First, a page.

Saturday, June 11, 2011

Gardening tips from our readers!

Well, we didn't get a ton of gardening tips emailed to us, so maybe you are all waiting to read some??  I am the same way - I don't feel like I have very many (or any!) ideas/tips to share about gardening, but I sure love hearing what other people have to share.

Rev. Lawrence shared some ideas about "lasagna gardening":

Something I just learned about recently and am trying this year is called “Lasagna Gardening.” I learned about it at a home show expo and found it interesting because the concept involves no working of the soil. (I’m a disabled vet, so I’m limited in how much physical labor I can do.)  http://www.lasagnagardening.com/ or http://ourgardengang.tripod.com/lasagna_gardening.htm
I used flattened cardboard boxes as my “smother layer” followed with layers of compost, wood mulch, grass clippings, dry leaves, cheap dog kibble, and garden soil from last year’s garden (we moved the garden to a new area in the yard). The guy from the Garden Club who taught the class showed us photos of a garden with peas growing over 5 feet high and corn over 8 feet.

Kathleen was kind enough to share her blog address with us, where she has several gardening posts listed.  Click here to check out the gardening posts!  

An anonymous commenter also shared some ideas for square foot gardening:

I love the New Square Foot Gardening. You can grow a huge crop in 20% of the space of traditional gardens, and you use a special soil called Mel's Mix that is perfect for plants to grow in. There are few weeds to worry about with this method, and you can grow food in three different seasons. You can reuse the soil and frames from year to year.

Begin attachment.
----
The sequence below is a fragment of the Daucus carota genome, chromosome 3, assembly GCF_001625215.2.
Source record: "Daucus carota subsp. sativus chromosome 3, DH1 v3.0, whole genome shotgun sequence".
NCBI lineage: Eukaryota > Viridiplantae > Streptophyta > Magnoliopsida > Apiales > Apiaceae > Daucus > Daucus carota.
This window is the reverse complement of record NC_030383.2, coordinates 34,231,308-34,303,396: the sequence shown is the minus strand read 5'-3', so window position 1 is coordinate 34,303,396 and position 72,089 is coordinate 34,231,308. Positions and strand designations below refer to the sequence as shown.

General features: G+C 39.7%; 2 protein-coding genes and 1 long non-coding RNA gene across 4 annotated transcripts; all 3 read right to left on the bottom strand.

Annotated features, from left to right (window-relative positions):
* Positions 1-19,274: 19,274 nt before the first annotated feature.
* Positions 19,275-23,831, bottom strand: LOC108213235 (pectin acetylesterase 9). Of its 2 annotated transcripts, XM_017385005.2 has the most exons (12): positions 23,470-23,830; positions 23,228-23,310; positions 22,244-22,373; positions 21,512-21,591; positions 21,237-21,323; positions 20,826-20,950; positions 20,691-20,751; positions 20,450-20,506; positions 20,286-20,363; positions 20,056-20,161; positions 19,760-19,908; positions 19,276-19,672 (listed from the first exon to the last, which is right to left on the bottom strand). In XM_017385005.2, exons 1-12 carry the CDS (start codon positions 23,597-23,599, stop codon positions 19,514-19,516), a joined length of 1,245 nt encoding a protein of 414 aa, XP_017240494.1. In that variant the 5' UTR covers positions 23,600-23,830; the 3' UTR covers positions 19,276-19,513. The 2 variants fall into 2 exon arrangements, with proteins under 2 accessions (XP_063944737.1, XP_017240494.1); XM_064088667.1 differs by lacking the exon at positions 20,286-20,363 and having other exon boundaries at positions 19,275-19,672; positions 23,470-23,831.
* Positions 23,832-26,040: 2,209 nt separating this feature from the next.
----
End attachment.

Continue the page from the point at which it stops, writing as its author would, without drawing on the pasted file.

There is also a technique called "wintering over" where you plant seeds in soil in 1 gallon milk jugs (with a small flap cut in a top quarter of the jug for easier planting). You set the jugs outside in the cold (even when it's snowing) and when the seed has grown to a few leaves above-ground, they can be transplanted to their designated garden spot. Because the seeds grew in adverse conditions, the plants will grow in cooler temperatures of late winter.

Square Foot Gardening also has a method for growing food in the cold months. 

Thanks Rev. Lawrence, Kathleen, and Anonymous for your tips.  Good luck to everyone with your gardens this year!  We'd love to hear about how they go!


Shreela said...

I don't have any tips to share, even after trying gardening on and off for many years, I still get excited when we're actually able to eat something LOL

I bought 2 strawberry starts to see if they'd grow ok in self-watering container from Walmart - shaped like window boxes. They actually grew nicely and after a few weeks I had white baby strawberries. So exciting!

I went out everyday to watch for them to turn red, so when they were pink with a bit of red, I told hubby he'd probably get a home-grown strawberry tomorrow.

I went out the next morning, it was GONE! Reapeat same story over and over, sigh! Hubby finally saw the enemy - mocking bird (I thought squirrels).

So do any readers know a somewhat simplistic and frugal way to grow strawberries in containers that will protect against critters?


Anonymous said...

Hi Shreela,

Try tying an aluminum pie tin to a piece of string near the strawberries. The wind blows it around and makes noise that frightenes off the birds.

Rev. Lawrence

Lorraine said...

I think of my gardening as going to college. Gladly, we don't have to live on what we grow, but hopefully if we ever do need to, I will have already learned what I need to know to have a succesful garden. I learn a little something every year and every year am a but more succesful.

Jamie Keifer said...

Lasagna Gardening sounds delicious. LOL! Kidding aside, the idea itself sounds nice. I might add it on my to-do list once I get myself a new house.